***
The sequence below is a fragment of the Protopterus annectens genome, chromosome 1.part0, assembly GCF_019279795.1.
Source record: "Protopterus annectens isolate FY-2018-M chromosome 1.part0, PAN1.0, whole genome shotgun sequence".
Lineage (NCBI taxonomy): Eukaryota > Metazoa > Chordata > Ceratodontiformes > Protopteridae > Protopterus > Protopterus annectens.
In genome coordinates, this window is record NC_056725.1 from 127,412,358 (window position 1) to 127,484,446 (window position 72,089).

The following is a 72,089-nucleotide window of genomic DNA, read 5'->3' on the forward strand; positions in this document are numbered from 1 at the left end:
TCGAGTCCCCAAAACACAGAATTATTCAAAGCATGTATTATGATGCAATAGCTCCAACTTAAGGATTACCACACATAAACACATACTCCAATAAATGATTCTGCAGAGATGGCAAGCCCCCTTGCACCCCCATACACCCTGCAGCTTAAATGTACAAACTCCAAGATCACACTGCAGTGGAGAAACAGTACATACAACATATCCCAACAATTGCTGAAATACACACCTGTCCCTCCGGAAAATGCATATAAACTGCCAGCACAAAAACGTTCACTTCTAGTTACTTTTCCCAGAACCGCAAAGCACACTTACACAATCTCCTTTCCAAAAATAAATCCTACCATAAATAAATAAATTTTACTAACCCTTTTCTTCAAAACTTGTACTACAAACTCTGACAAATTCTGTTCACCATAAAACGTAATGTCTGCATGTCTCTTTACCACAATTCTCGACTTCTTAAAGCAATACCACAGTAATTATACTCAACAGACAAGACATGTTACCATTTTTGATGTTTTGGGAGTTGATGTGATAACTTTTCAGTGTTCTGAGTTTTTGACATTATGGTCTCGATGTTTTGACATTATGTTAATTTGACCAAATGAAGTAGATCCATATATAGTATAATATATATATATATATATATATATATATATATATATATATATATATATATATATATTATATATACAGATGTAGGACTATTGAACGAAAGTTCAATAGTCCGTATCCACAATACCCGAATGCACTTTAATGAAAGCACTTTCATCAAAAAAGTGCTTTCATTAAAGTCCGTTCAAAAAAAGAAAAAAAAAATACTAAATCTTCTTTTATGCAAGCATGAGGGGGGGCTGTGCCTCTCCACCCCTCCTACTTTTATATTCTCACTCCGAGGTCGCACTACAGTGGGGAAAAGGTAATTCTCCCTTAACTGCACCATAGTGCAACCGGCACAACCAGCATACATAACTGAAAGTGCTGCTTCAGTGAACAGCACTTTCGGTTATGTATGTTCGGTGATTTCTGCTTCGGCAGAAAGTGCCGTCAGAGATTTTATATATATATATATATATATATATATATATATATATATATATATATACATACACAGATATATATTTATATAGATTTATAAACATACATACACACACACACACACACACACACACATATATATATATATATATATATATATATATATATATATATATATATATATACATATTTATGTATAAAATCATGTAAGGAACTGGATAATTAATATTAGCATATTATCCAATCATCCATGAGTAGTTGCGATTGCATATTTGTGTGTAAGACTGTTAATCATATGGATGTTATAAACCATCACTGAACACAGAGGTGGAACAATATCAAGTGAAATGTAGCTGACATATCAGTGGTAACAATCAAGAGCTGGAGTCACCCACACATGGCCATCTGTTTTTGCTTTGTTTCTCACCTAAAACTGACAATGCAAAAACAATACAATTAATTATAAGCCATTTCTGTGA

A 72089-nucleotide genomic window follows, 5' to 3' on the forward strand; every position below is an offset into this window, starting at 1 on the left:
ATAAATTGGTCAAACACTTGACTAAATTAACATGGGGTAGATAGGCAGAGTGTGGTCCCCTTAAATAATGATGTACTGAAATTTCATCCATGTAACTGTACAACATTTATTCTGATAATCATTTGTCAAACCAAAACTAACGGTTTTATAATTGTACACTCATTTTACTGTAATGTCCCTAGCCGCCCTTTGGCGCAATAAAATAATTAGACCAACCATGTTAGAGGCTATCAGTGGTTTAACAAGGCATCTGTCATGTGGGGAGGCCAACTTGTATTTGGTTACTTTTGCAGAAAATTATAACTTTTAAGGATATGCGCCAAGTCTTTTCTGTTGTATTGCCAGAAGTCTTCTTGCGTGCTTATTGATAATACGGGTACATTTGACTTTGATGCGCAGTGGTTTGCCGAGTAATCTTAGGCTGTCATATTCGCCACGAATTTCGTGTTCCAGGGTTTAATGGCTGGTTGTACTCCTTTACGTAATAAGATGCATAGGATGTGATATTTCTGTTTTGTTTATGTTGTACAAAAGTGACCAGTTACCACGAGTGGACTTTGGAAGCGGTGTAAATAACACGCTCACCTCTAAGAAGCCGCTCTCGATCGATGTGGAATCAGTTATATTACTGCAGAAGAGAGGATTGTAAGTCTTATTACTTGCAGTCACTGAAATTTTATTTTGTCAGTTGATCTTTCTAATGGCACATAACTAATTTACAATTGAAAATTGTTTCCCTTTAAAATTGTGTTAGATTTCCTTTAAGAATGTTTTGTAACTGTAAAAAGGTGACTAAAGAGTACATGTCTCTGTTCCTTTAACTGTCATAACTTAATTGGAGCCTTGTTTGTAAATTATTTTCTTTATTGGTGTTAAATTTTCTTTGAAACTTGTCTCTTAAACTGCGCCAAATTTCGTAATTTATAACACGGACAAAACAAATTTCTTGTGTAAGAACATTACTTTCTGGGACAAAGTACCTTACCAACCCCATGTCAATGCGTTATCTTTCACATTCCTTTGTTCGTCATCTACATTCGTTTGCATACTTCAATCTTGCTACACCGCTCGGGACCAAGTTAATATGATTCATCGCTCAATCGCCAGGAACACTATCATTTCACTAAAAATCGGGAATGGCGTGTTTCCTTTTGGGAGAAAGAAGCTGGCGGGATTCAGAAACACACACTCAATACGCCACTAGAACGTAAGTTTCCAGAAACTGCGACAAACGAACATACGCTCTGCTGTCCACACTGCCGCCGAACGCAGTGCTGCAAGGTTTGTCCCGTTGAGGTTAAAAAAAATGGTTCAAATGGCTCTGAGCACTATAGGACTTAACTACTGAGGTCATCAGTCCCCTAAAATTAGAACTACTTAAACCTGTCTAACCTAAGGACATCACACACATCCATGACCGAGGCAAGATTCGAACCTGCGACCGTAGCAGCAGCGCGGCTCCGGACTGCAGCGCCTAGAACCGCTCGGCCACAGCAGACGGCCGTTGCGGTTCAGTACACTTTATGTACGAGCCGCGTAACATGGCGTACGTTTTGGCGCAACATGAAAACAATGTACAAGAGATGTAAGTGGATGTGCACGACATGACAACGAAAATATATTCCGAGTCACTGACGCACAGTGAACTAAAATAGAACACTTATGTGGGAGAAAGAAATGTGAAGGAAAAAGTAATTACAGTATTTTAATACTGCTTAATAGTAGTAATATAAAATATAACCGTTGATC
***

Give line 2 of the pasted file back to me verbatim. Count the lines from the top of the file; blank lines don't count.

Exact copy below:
Source record: "Protopterus annectens isolate FY-2018-M chromosome 1.part0, PAN1.0, whole genome shotgun sequence".